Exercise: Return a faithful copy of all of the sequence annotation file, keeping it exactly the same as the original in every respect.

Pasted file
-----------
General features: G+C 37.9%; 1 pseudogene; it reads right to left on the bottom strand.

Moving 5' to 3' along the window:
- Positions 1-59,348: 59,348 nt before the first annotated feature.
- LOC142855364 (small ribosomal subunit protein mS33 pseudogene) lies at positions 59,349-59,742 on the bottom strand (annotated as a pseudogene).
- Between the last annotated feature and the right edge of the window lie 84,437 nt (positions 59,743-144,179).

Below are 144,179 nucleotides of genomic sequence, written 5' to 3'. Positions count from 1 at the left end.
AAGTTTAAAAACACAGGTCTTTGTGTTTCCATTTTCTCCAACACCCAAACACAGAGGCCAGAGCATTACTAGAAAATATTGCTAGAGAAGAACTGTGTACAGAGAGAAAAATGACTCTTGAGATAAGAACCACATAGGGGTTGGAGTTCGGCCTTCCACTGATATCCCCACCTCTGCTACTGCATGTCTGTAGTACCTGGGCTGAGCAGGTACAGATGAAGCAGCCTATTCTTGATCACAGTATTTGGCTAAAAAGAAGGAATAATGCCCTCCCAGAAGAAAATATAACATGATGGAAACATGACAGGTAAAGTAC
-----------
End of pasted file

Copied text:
General features: G+C 37.9%; 1 pseudogene; it reads right to left on the bottom strand.

Moving 5' to 3' along the window:
- Positions 1-59,348: 59,348 nt before the first annotated feature.
- LOC142855364 (small ribosomal subunit protein mS33 pseudogene) lies at positions 59,349-59,742 on the bottom strand (annotated as a pseudogene).
- Between the last annotated feature and the right edge of the window lie 84,437 nt (positions 59,743-144,179).

Below are 144,179 nucleotides of genomic sequence, written 5' to 3'. Positions count from 1 at the left end.
AAGTTTAAAAACACAGGTCTTTGTGTTTCCATTTTCTCCAACACCCAAACACAGAGGCCAGAGCATTACTAGAAAATATTGCTAGAGAAGAACTGTGTACAGAGAGAAAAATGACTCTTGAGATAAGAACCACATAGGGGTTGGAGTTCGGCCTTCCACTGATATCCCCACCTCTGCTACTGCATGTCTGTAGTACCTGGGCTGAGCAGGTACAGATGAAGCAGCCTATTCTTGATCACAGTATTTGGCTAAAAAGAAGGAATAATGCCCTCCCAGAAGAAAATATAACATGATGGAAACATGACAGGTAAAGTAC